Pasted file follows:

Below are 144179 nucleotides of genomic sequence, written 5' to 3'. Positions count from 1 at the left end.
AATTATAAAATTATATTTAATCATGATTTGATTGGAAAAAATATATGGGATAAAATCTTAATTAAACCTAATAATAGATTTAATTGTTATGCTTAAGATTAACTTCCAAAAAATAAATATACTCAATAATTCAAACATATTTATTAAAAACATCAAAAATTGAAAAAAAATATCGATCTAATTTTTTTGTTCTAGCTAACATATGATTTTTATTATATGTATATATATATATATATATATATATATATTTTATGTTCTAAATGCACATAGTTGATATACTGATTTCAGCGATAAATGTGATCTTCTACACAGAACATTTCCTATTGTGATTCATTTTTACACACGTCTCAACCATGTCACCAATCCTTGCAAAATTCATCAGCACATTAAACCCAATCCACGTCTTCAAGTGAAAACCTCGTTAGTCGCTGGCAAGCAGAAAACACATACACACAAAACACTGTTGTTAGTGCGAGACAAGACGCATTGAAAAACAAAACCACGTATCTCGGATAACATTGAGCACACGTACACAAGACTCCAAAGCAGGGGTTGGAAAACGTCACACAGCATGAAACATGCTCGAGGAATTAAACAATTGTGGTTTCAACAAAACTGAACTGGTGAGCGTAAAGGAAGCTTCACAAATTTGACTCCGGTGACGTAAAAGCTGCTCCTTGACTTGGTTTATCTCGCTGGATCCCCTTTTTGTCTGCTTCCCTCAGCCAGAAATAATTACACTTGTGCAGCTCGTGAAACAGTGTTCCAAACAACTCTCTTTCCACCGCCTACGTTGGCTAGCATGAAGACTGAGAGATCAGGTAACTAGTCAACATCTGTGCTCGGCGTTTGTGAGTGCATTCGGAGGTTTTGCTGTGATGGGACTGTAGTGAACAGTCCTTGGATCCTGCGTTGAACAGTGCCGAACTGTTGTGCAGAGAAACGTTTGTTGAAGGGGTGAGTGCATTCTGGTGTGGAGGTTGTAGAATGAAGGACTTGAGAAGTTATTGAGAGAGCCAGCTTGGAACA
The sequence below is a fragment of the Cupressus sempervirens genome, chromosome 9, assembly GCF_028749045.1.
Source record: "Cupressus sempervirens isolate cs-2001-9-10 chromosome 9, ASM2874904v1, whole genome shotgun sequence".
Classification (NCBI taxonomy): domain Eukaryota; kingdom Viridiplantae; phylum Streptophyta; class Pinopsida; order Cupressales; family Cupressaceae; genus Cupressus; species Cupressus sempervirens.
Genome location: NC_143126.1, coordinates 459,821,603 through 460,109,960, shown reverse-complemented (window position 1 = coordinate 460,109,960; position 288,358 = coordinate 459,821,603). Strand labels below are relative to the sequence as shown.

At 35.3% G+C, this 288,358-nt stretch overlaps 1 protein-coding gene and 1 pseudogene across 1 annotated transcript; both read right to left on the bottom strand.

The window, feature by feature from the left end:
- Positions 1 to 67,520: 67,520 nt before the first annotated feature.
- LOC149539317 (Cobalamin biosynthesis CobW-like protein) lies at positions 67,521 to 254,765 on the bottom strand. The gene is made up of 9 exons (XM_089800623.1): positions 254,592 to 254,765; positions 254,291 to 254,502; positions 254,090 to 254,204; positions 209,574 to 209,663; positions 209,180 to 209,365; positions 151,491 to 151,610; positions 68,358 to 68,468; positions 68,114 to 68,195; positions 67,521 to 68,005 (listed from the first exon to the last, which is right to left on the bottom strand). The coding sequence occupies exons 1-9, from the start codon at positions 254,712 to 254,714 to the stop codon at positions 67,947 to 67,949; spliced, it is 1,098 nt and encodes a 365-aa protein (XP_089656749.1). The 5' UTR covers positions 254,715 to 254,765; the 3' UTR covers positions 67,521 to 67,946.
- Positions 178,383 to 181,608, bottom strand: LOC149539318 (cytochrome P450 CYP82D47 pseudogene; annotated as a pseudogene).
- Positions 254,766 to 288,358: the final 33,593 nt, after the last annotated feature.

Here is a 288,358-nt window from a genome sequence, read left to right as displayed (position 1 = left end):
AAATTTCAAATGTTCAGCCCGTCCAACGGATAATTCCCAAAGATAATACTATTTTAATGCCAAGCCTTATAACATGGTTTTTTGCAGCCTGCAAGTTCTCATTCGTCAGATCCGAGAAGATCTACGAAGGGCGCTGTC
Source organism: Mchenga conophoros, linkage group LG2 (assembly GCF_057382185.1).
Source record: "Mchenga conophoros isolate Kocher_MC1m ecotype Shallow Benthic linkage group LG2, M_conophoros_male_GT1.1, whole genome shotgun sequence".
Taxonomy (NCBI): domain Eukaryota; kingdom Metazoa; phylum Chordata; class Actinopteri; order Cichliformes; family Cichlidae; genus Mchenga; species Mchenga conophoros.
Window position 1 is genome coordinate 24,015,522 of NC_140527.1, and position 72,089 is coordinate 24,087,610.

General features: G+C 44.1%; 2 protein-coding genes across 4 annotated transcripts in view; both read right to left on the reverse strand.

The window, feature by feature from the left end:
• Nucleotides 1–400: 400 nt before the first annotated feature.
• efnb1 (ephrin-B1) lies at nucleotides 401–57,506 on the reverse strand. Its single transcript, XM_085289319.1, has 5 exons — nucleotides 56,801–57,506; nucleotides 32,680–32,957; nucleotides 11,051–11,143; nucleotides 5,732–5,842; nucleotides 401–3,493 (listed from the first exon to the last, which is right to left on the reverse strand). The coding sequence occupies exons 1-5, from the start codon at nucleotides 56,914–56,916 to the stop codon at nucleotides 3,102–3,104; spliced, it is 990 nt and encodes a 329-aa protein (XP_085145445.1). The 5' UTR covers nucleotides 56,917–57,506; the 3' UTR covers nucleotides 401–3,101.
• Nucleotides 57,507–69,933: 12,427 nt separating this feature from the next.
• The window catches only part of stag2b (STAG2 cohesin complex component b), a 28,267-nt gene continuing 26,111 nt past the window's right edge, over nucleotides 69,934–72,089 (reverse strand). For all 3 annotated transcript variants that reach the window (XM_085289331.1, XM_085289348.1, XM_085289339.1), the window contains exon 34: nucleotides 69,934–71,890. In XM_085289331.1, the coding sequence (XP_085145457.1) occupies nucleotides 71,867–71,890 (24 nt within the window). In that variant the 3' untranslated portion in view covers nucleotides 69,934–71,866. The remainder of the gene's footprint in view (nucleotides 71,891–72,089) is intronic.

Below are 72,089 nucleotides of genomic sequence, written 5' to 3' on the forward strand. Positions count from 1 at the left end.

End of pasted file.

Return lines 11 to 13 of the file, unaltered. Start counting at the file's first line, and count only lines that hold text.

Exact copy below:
- Positions 178,383 to 181,608, bottom strand: LOC149539318 (cytochrome P450 CYP82D47 pseudogene; annotated as a pseudogene).
- Positions 254,766 to 288,358: the final 33,593 nt, after the last annotated feature.

Here is a 288,358-nt window from a genome sequence, read left to right as displayed (position 1 = left end):